At first, when both Apple and Avid pulled out of IBC and then NAB, a number of industry pundits suggested it presaged the doom of those trade events - and was a comment on the shows' weakness as methods of reaching broadcasters and professional users.
But, it has become clear now that it is that segment itself and not the quality of the trade shows that is in trouble. Since the NLE concept was first introduced by Avid, Adobe and some others — now over 20 years ago — it has seen a strong and almost unbroken run of expansion, and despite a few hiccups, this has meant a tremendous income for the major suppliers. It seems clear that such a positive run can no longer be sustained. Video Editing World 2008 shows a slowdown.
There is no question but that the, billion-dollar annual, editing systems space is undergoing a traumatic realignment and it is affecting all the major players. And, creating an extended purchasing decline. This is due to market saturation, excessive competition and a glut of editing system solutions.
It all began with a heating up of the competition between Avid and Apple approximately six years ago. Apple has continued to grow FCP sales and to saturate the market with hundreds of thousands of FCP licenses. And, therefore, Apple continues to dominate the editing seats. Apple says it is now over a million licenses of FCP to professionals.
We would say that is a bit overstated, but clearly there are a lot of units out there. Factoring against further Apple growth is market saturation. What was Apple’s real game? Probably, it was to sell many more Macs to professionals. Now that it has amply succeeded, it may have cooled on serving that space and even have it planning to bail out.
Then there’s the situation at Avid. Already the slump there has caused a change of top management in the past year, up to the CEO level, by a board of directors bent on profitability. Belatedly, Avid admitted that the acquisition of Pinnacle Systems by the previous top managers was ill conceived.
And, we would add, also failed to slow Apple. Could it divest it? Perhaps, that could be part of the plan, going forward. But, the main issues now are: how to get Avid back into a leadership role in a troubled post space and what to do to get there.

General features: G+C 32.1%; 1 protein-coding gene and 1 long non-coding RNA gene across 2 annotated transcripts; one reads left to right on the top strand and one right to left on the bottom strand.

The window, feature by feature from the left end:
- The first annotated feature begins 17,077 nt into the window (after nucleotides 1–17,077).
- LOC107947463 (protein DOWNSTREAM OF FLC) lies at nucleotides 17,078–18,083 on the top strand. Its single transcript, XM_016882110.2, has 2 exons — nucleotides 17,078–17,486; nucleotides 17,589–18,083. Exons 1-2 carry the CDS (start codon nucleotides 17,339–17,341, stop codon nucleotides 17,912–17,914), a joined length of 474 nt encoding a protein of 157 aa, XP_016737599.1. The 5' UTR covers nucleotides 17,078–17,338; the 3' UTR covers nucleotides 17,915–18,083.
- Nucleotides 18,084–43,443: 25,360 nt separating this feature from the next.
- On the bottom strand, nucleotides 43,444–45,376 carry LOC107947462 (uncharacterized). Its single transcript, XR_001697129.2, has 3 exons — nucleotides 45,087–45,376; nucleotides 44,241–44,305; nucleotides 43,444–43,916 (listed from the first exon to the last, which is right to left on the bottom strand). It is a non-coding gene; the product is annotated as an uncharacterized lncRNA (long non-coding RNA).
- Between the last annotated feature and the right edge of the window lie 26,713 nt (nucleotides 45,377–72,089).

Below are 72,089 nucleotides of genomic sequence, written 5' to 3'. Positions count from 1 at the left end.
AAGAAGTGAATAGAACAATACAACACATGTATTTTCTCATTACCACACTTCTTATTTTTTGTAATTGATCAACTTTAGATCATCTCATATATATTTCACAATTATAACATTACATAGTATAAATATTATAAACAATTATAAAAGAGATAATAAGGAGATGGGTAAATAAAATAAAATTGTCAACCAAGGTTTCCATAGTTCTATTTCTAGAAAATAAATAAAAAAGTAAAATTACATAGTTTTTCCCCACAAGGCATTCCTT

Rumours suggest that either Avid is for sale or on the cusp of once again making some strategic acquisitions. Paring down the range of models is in order. Avid may be outpaced at the moment – slightly – by total Apple FCP sales, but it remains the dominant company of the editing market based on its ability to earn prodigious dollars and to some extent its diversification of products.
So, when those other product genres – such as storage, graphics or audio software -- are counted in with the Avid editing genre share, it still looks very formidable as a company. So, we aren’t counting them out any time soon.
We are not in the habit of discussing brand shares per se, but we can say that we see muted expectations over the next few years because of the saturation of editing systems and gradually declining average prices.
That means less money being spent in the editing equipment market overall. If the number of systems suppliers were to remain the same, bad news. But, we don’t think that will be the scenario. Instead, we see this as a likely period of supplier compression, so it won’t need to be less profitable. But, there will undoubtedly be fewer suppliers to choose from.
Douglas I. Sheer is CEO and chief analyst of DIS Consulting Corporation in New York and can be reached at email@example.com.